Monday, 14 January 2013

Luker & Research Anxiety

           The first three chapters of Salsa Dancing into the Social Sciences provide some cause for anxiety on the part of would-be social science researchers.  Luker explains that individual research methods are more than established best practices.  She argues that research methods carry with them historical and political baggage (Luker, 2008, p.30).  This baggage, coupled with the inescapability of the “social influence” informing our decisions about how to study the social world (Luker, 2008, p.31), makes it incredibly difficult to approach a research project with any hope of ascertaining something close to the truth.  Luker compares the search for objectivity to the practice of trying to achieve Zen enlightenment (p.6). She does not expect to achieve it, but she claims the process is worthwhile in itself. A student fresh to the process of social science research could potentially feel pessimistic about Luker’s lowered expectations. Moreover, despite the bold promises made to readers at the end of the first three chapters, Luker fails to deliver much in the way of concrete advice to students trying to grapple with these issues. 


  1. Hi Nicholas - I'm struck by your comment on Luker's lowered expectations....the pursuit of Zen enlightenment doesn't sound like a low expectation to me! Perhaps you can expand on that point?

  2. I am curious what Luker would say about the idea of finding "truth" in research, as you mentioned, through the lens of postmodernism that our culture sees through. The idea that everyone constructs their own truth coupled with information overload in the world today seems to make research in the social sciences overwhelmingly expansive.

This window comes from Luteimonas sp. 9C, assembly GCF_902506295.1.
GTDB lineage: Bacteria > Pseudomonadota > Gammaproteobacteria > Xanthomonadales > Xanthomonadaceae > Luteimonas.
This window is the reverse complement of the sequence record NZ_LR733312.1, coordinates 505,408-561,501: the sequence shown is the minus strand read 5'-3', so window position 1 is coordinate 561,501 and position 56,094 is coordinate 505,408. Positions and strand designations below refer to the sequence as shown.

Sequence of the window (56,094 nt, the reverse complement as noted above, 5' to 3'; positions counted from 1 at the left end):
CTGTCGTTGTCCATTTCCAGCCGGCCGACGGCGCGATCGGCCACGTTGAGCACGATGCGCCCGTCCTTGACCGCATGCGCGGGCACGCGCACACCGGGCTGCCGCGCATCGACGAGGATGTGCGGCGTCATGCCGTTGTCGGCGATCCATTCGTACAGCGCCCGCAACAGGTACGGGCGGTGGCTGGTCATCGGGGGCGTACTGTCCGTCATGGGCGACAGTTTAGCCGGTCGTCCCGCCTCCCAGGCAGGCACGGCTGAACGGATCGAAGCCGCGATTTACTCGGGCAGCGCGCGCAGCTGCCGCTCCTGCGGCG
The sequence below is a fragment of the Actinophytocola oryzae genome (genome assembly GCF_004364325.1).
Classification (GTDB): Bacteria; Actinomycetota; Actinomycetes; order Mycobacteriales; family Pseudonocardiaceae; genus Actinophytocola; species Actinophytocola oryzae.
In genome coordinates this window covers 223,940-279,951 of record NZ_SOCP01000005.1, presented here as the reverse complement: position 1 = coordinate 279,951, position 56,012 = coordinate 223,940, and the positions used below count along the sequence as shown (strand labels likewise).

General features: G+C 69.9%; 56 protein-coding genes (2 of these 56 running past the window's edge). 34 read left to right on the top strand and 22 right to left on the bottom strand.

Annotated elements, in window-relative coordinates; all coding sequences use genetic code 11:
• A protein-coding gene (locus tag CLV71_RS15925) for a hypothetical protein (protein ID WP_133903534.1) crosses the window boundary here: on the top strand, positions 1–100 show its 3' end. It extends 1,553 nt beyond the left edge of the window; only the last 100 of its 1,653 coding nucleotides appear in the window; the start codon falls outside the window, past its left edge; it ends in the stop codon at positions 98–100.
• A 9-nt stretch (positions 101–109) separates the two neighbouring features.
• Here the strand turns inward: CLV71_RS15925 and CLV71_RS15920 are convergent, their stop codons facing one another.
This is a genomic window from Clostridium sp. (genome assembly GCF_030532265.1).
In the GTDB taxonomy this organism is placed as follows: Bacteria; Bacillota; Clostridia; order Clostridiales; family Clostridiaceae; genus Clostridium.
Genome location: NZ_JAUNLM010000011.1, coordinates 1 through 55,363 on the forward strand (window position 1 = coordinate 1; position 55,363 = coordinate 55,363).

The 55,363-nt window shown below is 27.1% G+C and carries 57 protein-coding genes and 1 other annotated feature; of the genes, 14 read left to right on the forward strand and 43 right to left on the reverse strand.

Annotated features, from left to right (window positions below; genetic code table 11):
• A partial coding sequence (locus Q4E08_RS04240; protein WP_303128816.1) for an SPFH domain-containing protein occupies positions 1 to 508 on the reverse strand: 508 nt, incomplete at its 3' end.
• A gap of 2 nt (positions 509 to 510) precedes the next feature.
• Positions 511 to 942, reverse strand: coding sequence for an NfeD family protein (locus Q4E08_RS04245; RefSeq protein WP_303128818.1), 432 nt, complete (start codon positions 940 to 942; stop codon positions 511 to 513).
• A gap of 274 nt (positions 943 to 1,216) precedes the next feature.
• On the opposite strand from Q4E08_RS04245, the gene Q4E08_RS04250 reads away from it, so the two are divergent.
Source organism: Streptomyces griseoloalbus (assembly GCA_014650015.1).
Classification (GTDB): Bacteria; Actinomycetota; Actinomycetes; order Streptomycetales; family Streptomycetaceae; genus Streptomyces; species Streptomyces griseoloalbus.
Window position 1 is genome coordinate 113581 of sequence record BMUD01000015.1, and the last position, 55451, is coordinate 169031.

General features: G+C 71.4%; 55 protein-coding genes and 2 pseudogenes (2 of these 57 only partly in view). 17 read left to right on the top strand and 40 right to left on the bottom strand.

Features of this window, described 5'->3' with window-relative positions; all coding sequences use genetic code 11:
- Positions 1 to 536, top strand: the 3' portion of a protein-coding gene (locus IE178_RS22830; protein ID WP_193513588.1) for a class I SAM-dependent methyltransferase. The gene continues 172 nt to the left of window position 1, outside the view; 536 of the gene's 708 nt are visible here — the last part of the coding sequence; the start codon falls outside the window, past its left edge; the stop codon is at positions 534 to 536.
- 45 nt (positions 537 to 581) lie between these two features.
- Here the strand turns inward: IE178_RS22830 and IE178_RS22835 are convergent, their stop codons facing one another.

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  4. Hi Nicholas, I had the opposite reaction to the reading.
    I actually find Luker's introduction liberating rather than discouraging. She questions the absolutism of research methods, and in doing so encourages students to have the confidence to trust their own feelings about whether a particular method is working for their research or not, and take risks with the way they go about their work rather than sticking to something that is not ideal for the sake of respecting the rules and authority of tradition.
    Learning about the contextual factors that affected the way various methods were valued over others and how these attitudes have changed over time reminds me, as a student starting out in this course, to not be afraid to question things as I learn more about these methods and be open and flexible as I start to think about the assignments we have coming up.
    I also enjoy the more casual writing style, just because its so different than most of what we read in grad school, I find it more relatable, and helps me to better digest the information she's putting out.